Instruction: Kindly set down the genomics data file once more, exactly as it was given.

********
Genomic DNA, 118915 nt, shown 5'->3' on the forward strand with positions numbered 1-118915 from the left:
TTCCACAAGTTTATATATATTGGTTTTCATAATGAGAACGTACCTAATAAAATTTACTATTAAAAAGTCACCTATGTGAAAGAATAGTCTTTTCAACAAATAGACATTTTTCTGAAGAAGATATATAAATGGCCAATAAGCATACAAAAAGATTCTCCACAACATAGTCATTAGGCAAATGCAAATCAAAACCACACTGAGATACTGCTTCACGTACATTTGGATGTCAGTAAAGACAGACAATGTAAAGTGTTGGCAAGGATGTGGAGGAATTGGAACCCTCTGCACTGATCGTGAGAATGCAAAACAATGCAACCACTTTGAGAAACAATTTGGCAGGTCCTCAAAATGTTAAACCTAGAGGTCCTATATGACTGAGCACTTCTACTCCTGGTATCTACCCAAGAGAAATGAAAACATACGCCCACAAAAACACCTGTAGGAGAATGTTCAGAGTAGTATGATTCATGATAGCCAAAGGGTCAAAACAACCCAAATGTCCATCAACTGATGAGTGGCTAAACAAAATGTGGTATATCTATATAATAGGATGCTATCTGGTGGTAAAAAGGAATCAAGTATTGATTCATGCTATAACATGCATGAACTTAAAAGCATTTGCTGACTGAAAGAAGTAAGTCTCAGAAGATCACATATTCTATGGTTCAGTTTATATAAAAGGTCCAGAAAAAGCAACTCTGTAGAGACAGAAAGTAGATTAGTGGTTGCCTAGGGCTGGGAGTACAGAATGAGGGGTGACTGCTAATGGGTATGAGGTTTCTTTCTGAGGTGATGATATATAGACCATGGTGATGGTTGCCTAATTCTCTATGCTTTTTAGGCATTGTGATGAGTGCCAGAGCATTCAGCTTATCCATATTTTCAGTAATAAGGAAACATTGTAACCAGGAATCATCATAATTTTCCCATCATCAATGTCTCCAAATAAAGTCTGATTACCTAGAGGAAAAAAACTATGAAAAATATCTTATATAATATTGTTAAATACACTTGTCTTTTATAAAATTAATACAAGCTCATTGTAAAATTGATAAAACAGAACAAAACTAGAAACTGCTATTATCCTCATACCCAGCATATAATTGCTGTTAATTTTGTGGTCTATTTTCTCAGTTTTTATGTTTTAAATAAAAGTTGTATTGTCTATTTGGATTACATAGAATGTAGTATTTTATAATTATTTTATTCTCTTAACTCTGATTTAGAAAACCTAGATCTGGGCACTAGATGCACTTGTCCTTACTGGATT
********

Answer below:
Genomic DNA, 118915 nt, shown 5'->3' on the forward strand with positions numbered 1-118915 from the left:
TTCCACAAGTTTATATATATTGGTTTTCATAATGAGAACGTACCTAATAAAATTTACTATTAAAAAGTCACCTATGTGAAAGAATAGTCTTTTCAACAAATAGACATTTTTCTGAAGAAGATATATAAATGGCCAATAAGCATACAAAAAGATTCTCCACAACATAGTCATTAGGCAAATGCAAATCAAAACCACACTGAGATACTGCTTCACGTACATTTGGATGTCAGTAAAGACAGACAATGTAAAGTGTTGGCAAGGATGTGGAGGAATTGGAACCCTCTGCACTGATCGTGAGAATGCAAAACAATGCAACCACTTTGAGAAACAATTTGGCAGGTCCTCAAAATGTTAAACCTAGAGGTCCTATATGACTGAGCACTTCTACTCCTGGTATCTACCCAAGAGAAATGAAAACATACGCCCACAAAAACACCTGTAGGAGAATGTTCAGAGTAGTATGATTCATGATAGCCAAAGGGTCAAAACAACCCAAATGTCCATCAACTGATGAGTGGCTAAACAAAATGTGGTATATCTATATAATAGGATGCTATCTGGTGGTAAAAAGGAATCAAGTATTGATTCATGCTATAACATGCATGAACTTAAAAGCATTTGCTGACTGAAAGAAGTAAGTCTCAGAAGATCACATATTCTATGGTTCAGTTTATATAAAAGGTCCAGAAAAAGCAACTCTGTAGAGACAGAAAGTAGATTAGTGGTTGCCTAGGGCTGGGAGTACAGAATGAGGGGTGACTGCTAATGGGTATGAGGTTTCTTTCTGAGGTGATGATATATAGACCATGGTGATGGTTGCCTAATTCTCTATGCTTTTTAGGCATTGTGATGAGTGCCAGAGCATTCAGCTTATCCATATTTTCAGTAATAAGGAAACATTGTAACCAGGAATCATCATAATTTTCCCATCATCAATGTCTCCAAATAAAGTCTGATTACCTAGAGGAAAAAAACTATGAAAAATATCTTATATAATATTGTTAAATACACTTGTCTTTTATAAAATTAATACAAGCTCATTGTAAAATTGATAAAACAGAACAAAACTAGAAACTGCTATTATCCTCATACCCAGCATATAATTGCTGTTAATTTTGTGGTCTATTTTCTCAGTTTTTATGTTTTAAATAAAAGTTGTATTGTCTATTTGGATTACATAGAATGTAGTATTTTATAATTATTTTATTCTCTTAACTCTGATTTAGAAAACCTAGATCTGGGCACTAGATGCACTTGTCCTTACTGGATT